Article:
We here at Popular Discourse have furiously penned self-righteous polemics and thinly veiled academic invectives at Donald Trump and the particularly noxious strain of far-right authoritarian populism that he champions. As election day approaches swiftly, we had another idea. We realized that the compelling argument against Donald Trump, comes from Donald Trump himself. Surely Donald Trump’s policies are vague, ill-defined, or non-existent (ISIL strategy, how he would revamp trade deals, foreign policy?) and those he has outlined are outright laughable (tax plan, the wall, etc.) or plainly unconstitutional. Indeed, for us, it is taken prima facie that Donald Trump is woefully unprepared for the office of the Presidency of the United States in nearly every capacity. Yet, leveling criticisms of Donald J. Trump’s policies and grasp of policy issues is rendered moot insofar as Trump fails to meet the most basic of thresholds: fundamental fitness. Please don’t take it from us, take it from the Donald’s ever-pursed lips. The following list is a non-exhaustive accounting of nearly every major scandal (the list comprises 47) that the Republican nominee for President has been implicated in, since he announced his candidacy. I would only offer this one caution to our readers: it may cause you to long for the sweet old days of Romney’s ‘binders full of women’.

 

Conspiracy Theory Mongering (The Greatest Hits!)

  1. Birtherism: Obama wasn’t a U.S citizen
  2. Claiming that thousands of muslins cheered in New Jersey after 9/11
  3. Ted Cruz’s father was involved in Kennedy Assassination
  4. Vince Foster: suggested several times that the Clintons were involved in his death
  5. President Obama “Complicit in Orlando Attacks”
    1. “People cannot, they cannot believe that President Obama is acting the way he acts and can’t even mention the words ‘radical Islamic terrorism.’ There’s something going on. It’s inconceivable. There’s something going on.”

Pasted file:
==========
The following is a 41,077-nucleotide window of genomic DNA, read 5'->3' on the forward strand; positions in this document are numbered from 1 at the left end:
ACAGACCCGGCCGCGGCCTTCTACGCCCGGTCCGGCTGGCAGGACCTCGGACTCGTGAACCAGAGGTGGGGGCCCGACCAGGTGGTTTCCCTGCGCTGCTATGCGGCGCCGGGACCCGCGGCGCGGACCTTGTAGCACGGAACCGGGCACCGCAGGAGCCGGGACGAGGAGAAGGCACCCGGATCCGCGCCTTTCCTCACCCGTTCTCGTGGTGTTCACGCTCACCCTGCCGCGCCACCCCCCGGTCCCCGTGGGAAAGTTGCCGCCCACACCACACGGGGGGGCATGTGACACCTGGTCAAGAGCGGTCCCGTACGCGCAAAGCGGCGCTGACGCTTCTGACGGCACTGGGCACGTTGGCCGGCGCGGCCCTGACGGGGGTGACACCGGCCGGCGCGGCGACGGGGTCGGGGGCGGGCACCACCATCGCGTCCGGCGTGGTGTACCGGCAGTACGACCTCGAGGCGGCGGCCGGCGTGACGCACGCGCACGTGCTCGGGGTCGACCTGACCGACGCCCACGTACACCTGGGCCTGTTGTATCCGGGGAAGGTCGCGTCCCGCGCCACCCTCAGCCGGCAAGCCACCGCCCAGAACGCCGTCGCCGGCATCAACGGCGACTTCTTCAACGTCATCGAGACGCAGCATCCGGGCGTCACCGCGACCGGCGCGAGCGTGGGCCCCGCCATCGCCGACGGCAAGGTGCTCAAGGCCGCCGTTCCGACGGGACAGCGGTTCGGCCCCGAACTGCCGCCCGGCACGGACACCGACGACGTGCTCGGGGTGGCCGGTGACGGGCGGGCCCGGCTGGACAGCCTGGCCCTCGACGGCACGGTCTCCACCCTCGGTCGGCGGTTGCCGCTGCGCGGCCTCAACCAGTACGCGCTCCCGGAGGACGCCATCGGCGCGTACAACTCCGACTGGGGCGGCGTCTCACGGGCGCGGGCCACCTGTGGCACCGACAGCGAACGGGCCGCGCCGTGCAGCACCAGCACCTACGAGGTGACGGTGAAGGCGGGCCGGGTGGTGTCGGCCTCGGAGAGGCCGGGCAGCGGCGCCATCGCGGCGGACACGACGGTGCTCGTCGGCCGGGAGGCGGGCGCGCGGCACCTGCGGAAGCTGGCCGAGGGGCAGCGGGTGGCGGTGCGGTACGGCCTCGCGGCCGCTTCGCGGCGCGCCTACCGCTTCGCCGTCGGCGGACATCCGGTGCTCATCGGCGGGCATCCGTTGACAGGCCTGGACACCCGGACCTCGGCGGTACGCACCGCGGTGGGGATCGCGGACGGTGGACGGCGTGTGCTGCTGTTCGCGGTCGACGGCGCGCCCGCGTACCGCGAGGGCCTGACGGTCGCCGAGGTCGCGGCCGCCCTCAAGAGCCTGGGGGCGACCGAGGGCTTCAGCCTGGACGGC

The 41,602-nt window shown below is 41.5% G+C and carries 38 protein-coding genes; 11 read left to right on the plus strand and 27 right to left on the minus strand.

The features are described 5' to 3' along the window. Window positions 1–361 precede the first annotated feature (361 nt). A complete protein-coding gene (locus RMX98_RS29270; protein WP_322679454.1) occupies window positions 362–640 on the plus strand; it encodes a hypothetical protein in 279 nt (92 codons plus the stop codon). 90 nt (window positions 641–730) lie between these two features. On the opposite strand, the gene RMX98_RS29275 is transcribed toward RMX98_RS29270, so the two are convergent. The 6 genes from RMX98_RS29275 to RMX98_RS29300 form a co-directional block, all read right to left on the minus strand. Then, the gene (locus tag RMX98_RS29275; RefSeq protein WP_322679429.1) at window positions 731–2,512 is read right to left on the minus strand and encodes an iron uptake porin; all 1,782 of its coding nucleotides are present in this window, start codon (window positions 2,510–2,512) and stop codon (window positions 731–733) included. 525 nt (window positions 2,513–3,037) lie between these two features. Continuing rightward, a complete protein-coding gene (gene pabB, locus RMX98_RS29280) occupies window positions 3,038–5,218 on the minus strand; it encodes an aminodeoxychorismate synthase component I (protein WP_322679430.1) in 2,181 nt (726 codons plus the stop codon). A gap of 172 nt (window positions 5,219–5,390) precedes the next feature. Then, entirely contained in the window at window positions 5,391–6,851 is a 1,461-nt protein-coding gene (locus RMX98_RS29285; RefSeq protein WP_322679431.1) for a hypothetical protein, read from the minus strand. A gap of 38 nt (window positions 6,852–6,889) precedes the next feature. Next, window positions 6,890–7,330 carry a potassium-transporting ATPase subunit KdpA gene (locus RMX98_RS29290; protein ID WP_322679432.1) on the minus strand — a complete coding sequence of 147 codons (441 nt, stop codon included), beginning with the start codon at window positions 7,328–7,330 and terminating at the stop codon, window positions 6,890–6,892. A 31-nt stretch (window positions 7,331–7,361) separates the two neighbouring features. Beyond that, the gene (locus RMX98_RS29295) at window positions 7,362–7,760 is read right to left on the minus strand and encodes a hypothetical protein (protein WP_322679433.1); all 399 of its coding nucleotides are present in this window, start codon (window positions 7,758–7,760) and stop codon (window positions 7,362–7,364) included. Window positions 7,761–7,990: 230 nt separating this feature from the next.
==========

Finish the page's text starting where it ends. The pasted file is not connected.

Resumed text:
6. Obama and Clinton were “founders of ISIL”
    1. There is a legitimate claim of facetiousness on the part of Mr. Trump, however his history of conspiracy mongering casts serious doubt on that position.
  7. Scalia Was Assassinated
    1. According to Trump, “They say they found a pillow on his face, which is a pretty unusual place to find a pillow.”
  8. Vaccines Cause Autism
    1. “The child, the beautiful child, went to have the vaccine and came back and a week later got a tremendous fever. Got very, very sick. Now is autistic,”
  9. Climate Change is a hoax (created by the Chinese)
    1. Has since walked statements back, but asserted in numerous times fairly recently
  10. The Unemployment Rate is a “phony number” and “one of the biggest hoaxes in American modern politics”
  11. The Fed is political and Janet Yellen is keeping interest rates low to help Democrats
  12. Hillary part of an international banking cabal
    1. “Hillary Clinton meets in secret with international banks to plot the destruction of U.S. sovereignty.”

 

Sexism, Sexual Assault, and The Donald’s View of Women

  1. Bragging about sexual assault: “Grab them by the P***y”
  2. Corroborating cases and accusations of attempted sexual assault
    1. Great rundown by Vox: here
  3. Sexist remarks toward Megyn Kelly “You could see there was blood coming out of her eyes. Blood coming out of her, wherever.”
  4. Comment to Philip Johnson “Women, you have to treat ‘em like shit.”
  5. Punishment for women who get abortions

 

Encouraging Violence and Undermining Democratic Institutions

  1. Has suggested repeatedly that the election will be rigged
  2. Assertion that the Media is dishonest, in the pocket of the Clinton’s, and rigged against him
  3. Threatened violent riots if he had lost the primary
  4. Repeatedly encouraged violence against protestors at rallies
  5. Implication that his supporters should use violence against her if Clinton appoints judges…
    1. “If she gets to pick her judges — nothing you can do, folks. Although, the Second Amendment people. Maybe there is. I don’t know.”

 

Authoritarian Don’

  1. Praise for Vladimir Putin: ‘more of a leader than Obama’
  2. Proposal to censor media outlets critical of him through altering libel laws
  3. Institution of campaign blacklist for media outlets that delivered critical reporting of Trump